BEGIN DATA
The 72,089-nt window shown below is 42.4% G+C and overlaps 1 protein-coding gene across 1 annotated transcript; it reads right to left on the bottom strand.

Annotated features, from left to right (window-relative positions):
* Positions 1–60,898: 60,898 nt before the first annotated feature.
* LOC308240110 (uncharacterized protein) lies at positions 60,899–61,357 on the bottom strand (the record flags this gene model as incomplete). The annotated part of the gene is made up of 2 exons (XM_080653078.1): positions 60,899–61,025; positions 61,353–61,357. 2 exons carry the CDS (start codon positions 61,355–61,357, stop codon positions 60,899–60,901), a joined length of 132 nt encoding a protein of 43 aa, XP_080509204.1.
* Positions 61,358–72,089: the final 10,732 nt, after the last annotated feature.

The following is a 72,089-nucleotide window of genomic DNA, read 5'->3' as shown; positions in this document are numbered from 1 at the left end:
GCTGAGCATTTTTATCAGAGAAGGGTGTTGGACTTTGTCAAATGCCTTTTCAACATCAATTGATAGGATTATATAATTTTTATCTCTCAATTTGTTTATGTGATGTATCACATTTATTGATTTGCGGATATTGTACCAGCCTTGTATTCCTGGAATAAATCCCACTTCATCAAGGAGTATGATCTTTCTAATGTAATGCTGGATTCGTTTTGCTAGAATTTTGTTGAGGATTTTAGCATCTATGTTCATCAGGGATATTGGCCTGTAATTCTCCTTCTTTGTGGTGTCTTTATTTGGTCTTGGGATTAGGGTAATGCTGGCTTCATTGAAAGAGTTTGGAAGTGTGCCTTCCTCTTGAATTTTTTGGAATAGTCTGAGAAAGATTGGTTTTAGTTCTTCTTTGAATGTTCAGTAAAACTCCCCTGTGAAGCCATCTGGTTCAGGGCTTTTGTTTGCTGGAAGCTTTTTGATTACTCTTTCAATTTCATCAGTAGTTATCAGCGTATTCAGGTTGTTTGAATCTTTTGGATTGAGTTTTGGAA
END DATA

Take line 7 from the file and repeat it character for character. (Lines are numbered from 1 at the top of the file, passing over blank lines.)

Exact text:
GCTGAGCATTTTTATCAGAGAAGGGTGTTGGACTTTGTCAAATGCCTTTTCAACATCAATTGATAGGATTATATAATTTTTATCTCTCAATTTGTTTATGTGATGTATCACATTTATTGATTTGCGGATATTGTACCAGCCTTGTATTCCTGGAATAAATCCCACTTCATCAAGGAGTATGATCTTTCTAATGTAATGCTGGATTCGTTTTGCTAGAATTTTGTTGAGGATTTTAGCATCTATGTTCATCAGGGATATTGGCCTGTAATTCTCCTTCTTTGTGGTGTCTTTATTTGGTCTTGGGATTAGGGTAATGCTGGCTTCATTGAAAGAGTTTGGAAGTGTGCCTTCCTCTTGAATTTTTTGGAATAGTCTGAGAAAGATTGGTTTTAGTTCTTCTTTGAATGTTCAGTAAAACTCCCCTGTGAAGCCATCTGGTTCAGGGCTTTTGTTTGCTGGAAGCTTTTTGATTACTCTTTCAATTTCATCAGTAGTTATCAGCGTATTCAGGTTGTTTGAATCTTTTGGATTGAGTTTTGGAA